The Zimbabwe Prime Minister Robert Mugabe has defended his decision to move thousands of former guerrillas to the Chitungweza township south of Salisbury.
GV & APN Old huts in Chitungweza, Zimbabwe to new town
SV Soldiers setting up tent (4 shots)
GV Soldier and tent PAN TO Houses
GV PAN New houses
GV & SV Men working (6 shots)
SV ZOOM OUT Soldier and compound
GV PAN Houses (2 shots)
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Background: The Zimbabwe Prime Minister Robert Mugabe has defended his decision to move thousands of former guerrillas to the Chitungweza township south of Salisbury. The men have been confined to bush camps since the end of fighting in the country.
SYNOPSIS: Much rebuilding has been carried out at the Chitungweza township to accommodate the guerrillas. Mr. Mugabe said 35-thousand nationalist fighters of his Zanla army and Mr. Joshua Nkomo's Zipra army had gathered in assembly camps since the ceasefire last December. The government had resolved to end their suffering of being confined to these bush camps.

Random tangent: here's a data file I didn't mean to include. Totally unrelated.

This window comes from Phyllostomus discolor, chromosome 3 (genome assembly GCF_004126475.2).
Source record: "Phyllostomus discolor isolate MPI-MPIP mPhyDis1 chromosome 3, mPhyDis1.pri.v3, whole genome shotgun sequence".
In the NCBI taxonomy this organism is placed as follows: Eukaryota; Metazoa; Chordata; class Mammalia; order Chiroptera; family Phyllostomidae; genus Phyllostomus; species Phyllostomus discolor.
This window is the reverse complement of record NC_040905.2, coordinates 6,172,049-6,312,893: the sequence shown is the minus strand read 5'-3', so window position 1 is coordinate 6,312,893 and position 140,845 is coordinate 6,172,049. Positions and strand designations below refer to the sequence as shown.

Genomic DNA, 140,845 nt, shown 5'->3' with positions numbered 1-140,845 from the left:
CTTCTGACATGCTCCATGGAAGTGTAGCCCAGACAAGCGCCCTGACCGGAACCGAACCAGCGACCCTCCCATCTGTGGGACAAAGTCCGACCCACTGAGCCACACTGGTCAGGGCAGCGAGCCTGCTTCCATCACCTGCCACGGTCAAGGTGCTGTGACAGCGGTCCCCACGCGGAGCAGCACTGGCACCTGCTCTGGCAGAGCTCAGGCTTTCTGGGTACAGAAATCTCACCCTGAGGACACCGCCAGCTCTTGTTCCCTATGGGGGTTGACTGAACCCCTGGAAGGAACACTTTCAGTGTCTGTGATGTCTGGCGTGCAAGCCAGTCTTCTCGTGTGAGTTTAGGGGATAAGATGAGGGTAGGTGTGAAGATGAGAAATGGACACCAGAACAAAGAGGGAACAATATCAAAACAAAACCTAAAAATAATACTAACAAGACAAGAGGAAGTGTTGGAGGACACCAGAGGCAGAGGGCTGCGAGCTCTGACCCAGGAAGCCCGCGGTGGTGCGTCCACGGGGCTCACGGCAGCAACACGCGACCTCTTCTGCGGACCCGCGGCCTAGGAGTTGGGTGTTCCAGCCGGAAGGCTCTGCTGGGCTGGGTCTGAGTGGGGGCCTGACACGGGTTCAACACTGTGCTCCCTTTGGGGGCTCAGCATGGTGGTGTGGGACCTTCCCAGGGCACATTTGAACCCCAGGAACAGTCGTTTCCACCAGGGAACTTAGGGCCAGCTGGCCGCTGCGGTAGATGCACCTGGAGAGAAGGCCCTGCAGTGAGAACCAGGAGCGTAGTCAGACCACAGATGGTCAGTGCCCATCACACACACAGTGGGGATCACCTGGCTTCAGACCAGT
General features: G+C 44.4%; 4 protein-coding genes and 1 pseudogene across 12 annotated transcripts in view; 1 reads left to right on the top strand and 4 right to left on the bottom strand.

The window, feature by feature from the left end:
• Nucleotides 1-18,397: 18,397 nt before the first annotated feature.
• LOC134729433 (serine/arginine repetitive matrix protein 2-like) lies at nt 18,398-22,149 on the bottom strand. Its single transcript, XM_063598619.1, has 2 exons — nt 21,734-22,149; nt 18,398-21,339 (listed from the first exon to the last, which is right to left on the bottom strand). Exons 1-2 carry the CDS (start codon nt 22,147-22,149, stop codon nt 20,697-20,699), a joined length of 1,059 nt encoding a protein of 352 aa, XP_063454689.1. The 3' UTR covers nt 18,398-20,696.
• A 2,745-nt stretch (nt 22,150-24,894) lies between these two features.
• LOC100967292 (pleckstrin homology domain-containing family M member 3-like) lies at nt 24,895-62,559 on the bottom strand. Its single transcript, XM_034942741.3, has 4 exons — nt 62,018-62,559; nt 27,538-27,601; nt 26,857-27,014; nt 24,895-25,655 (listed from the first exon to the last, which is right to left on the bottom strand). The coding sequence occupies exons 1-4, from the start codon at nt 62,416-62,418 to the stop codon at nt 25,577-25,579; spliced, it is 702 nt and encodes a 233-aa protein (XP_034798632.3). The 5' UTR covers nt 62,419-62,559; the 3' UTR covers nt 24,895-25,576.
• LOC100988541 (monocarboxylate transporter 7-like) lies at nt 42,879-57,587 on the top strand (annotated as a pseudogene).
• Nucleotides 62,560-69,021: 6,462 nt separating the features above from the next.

Mr. Mugabe said the necessary precautions would be taken to ensure that the men moved to Chitungweza and another camp near Bulawayo would not cause trouble. He said he'd asked the security forces' joint high command to give him a satisfactory plan to ensure the guerrillas would be controlled and that discipline would be maintained. So far three thousand members of Zanla and Zipra have been integrated into Zimbabwe's army. But Mr. Mugabe says he cannot see the formation of the army being completed by the end of this year as he'd originally wanted. He said former Rhodesia forces had not integrated.
Mr. Mugabe's concern over morale at the guerrilla camps was shown earlier this month when he paid a secret visit to an assembly camp near the white farming settlement of Mtoko, 100 miles east of Salisbury. The camp ranks among the most troublesome of the country's fourteen assembly camps. Some of the guerrillas attacked police posts recently and many of the areas white farmers are leaving.